Mild Spoilers Ahead
We meet a Roxxon security guard working at the Wyoming facility. He’s a middle-aged father who feels increasingly disconnected from our world. His teenage daughter has turned rebellious, and he’s disturbed by the rise of the “Teen Brigade,” an anti-Roxxon youth movement built around the Hulk and his new crusade. He begins his shift for the day and the Teen Brigade begins a protest outside his Roxxon facility. Meanwhile, Dario Agger, aka the Minotaur, struggles with how to deal with the Hulk. Banner shut down Roxxon’s social media projects. Agger wants a way to still monetize the Hulk, but no options have presented themselves…yet.
Immortal Hulk #28 takes a step back from the Jade Giant himself and focuses on the shockwaves he’s created in his new war against Roxxon and their rapacious ilk. The focal points are the Minotaur and an unnamed Roxxon security guard.
The Minotaur is merely continuing the corporate rampage we’ve already seen from him. He admits that he initially had no intention of actually dealing with the Hulk per his government contract, but the Hulk has pissed him off enough so that is no longer the case. That said, he still wants to make money off of this war with Banner, and he will find a way.
The security guard is a new figure who looks strangely like a slightly younger Thunderbolt Ross. He’s the man left behind–a middle-aged working class guy afraid of the new world and willing to scare it off with the barrel of a gun. He’s pitiable but far from sympathetic. His story is interesting, as it does give us a view of the Hulk’s revolution from the average working joe at Roxxon.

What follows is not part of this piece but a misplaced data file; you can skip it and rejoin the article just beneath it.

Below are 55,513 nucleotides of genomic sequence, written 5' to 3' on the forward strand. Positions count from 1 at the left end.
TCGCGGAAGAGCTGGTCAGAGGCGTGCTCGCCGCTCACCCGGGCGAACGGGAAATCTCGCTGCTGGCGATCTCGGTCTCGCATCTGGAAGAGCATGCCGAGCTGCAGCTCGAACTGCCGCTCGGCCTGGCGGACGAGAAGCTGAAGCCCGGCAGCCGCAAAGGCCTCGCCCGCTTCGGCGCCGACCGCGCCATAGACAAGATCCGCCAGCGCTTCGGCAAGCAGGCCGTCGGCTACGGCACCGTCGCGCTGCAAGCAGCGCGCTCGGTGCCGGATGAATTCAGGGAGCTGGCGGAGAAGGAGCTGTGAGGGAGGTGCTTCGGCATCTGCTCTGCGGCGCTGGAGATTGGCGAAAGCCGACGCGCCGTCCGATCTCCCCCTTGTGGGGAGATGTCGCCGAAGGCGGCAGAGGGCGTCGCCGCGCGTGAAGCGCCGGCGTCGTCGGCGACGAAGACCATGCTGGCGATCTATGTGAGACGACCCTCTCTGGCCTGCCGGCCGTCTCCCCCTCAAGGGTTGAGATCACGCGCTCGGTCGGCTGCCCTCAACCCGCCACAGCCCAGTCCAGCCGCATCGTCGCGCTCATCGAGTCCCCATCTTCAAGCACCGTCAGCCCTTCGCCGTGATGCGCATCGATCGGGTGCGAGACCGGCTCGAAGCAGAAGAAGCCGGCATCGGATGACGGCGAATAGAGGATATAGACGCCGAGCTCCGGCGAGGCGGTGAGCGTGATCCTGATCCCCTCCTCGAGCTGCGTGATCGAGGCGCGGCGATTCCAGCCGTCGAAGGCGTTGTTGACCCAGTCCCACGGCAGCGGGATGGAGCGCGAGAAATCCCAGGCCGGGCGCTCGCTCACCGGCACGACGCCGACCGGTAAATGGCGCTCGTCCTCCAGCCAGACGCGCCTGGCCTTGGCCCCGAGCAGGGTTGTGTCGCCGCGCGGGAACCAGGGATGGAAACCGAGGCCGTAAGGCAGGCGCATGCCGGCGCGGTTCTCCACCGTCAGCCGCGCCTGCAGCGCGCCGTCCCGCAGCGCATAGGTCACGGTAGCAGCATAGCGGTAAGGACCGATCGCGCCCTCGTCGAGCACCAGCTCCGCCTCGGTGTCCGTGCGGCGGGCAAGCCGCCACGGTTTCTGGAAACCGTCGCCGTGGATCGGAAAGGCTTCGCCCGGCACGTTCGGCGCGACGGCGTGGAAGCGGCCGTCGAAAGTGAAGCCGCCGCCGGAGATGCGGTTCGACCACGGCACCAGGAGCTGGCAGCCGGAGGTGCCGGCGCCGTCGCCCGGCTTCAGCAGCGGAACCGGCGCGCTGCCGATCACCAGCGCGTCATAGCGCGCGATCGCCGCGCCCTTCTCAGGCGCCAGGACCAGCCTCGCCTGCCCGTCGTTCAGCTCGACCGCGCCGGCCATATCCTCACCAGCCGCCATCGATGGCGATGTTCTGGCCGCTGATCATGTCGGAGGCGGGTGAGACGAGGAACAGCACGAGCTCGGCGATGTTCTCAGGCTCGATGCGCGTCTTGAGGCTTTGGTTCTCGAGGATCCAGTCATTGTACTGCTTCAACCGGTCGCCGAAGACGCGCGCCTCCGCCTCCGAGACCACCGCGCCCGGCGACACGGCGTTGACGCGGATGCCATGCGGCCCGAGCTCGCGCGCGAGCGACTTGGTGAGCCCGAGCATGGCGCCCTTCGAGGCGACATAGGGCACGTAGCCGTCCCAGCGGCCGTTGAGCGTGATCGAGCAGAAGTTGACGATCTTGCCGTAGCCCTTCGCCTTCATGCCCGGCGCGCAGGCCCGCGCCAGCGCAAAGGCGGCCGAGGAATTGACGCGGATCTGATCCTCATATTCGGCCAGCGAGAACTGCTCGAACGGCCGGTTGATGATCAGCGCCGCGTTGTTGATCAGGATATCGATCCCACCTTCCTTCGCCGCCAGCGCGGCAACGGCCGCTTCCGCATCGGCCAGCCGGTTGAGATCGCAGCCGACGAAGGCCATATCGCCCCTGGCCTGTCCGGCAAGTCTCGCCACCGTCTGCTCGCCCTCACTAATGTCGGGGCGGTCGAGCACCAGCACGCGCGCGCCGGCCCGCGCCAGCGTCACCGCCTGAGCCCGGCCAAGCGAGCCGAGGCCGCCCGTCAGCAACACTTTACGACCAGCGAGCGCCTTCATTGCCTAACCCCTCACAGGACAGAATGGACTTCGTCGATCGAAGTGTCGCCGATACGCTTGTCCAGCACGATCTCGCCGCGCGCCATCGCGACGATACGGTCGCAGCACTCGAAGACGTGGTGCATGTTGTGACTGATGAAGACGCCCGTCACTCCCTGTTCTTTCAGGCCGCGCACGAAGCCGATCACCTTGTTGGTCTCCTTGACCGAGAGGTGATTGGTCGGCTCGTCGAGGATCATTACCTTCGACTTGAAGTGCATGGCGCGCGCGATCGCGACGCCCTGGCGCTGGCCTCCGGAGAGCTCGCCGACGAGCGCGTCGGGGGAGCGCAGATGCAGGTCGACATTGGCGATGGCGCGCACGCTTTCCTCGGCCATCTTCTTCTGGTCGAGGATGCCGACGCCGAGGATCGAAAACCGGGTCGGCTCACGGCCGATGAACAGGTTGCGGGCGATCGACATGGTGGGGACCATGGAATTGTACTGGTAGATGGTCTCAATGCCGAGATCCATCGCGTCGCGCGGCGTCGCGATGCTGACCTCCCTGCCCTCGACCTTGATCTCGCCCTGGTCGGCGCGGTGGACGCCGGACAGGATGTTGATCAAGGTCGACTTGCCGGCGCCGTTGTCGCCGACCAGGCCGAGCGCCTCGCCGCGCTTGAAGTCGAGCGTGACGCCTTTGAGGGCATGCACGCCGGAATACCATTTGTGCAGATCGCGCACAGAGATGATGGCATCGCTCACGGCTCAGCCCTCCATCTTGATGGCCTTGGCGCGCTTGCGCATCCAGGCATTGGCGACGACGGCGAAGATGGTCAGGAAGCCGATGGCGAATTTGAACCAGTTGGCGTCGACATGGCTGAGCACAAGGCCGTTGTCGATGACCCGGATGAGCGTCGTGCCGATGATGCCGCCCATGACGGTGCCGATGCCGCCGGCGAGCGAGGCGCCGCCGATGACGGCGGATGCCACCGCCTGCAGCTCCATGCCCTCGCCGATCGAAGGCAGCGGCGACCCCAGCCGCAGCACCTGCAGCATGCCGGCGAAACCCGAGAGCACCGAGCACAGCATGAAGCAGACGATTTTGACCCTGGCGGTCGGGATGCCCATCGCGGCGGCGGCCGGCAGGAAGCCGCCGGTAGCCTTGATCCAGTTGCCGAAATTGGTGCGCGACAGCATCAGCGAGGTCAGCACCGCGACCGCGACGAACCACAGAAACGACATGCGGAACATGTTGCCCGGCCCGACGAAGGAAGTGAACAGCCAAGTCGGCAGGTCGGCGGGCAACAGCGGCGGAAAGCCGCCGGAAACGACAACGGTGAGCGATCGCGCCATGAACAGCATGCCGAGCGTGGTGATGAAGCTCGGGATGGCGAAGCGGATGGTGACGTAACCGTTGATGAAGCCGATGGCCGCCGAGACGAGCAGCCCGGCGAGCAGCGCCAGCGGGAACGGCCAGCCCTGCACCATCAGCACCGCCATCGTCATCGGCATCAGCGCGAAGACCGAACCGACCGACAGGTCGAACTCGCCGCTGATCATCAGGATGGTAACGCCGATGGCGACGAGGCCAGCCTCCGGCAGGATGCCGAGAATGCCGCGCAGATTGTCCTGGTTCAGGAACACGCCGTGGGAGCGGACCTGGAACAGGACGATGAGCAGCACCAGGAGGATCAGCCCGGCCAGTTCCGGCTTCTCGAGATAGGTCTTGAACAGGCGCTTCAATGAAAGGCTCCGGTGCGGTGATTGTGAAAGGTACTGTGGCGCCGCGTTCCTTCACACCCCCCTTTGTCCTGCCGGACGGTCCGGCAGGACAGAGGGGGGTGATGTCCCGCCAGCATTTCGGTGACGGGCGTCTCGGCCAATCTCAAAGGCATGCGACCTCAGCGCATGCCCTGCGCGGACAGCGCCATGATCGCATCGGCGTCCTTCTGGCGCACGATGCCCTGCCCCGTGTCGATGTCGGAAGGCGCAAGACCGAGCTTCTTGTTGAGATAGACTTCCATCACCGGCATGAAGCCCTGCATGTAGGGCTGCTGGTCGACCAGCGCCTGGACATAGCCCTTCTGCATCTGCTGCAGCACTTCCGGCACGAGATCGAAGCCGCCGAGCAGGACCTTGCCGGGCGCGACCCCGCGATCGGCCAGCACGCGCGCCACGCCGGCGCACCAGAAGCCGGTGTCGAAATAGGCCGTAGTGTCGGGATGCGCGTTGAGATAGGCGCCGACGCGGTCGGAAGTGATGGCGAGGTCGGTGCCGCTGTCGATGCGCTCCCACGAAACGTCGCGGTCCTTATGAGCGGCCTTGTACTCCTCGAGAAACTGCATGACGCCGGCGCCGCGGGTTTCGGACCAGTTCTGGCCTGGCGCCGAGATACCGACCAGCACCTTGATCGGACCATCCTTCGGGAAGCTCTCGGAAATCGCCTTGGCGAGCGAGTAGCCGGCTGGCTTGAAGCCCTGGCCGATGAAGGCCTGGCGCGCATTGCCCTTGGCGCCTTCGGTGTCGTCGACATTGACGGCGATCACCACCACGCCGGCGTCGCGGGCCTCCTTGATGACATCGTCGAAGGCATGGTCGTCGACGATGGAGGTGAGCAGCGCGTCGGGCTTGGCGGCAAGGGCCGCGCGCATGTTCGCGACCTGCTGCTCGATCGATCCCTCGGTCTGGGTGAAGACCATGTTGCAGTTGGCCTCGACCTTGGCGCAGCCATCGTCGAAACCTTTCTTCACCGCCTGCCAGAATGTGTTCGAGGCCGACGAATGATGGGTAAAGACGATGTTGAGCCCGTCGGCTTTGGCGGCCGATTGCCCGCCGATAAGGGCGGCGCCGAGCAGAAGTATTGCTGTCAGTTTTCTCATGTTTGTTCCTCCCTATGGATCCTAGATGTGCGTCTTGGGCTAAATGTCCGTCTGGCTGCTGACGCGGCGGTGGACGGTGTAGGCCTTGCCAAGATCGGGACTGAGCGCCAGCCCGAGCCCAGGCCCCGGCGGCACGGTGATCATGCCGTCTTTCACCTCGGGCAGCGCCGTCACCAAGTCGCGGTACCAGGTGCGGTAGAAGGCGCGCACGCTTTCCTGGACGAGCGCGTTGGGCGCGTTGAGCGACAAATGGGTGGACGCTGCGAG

Tom Reilly and Matías Bergara are the artists on this issue and they provide a more stylized aesthetic. It tones down the comic a bit, as Joe Bennett’s distinctive style gave the book and intense and urgent atmosphere. Here, we’re dealing with more day-to-day fallout from the Hulk’s actions and Reilly and Bergara deliver that aesthetic well. Chris O’Halloran’s color work is similarly toned down, giving the book more muted and paler shades. It all looks quite good and suits the tone of the narrative well.
Immortal Hulk #28 finds a movement swelling behind the Hulk’s war against Roxxon. We get to see how both the top and bottom of the company are dealing with this crusade, and it’s, naturally, quite violent. It’s another compelling read from this series, and it earns a recommendation. Check it out.
Immortal Hulk #28 comes to us from writer Al Ewing, artists Tom Reilly and Matías Bergara, color artist Chris O’Halloran, letterer VC’s Cory Petit, cover artist Alex Ross, and variant cover artist Dale Keown with Jason Keith.
Final Score: 8.5/10
Mild Spoilers Ahead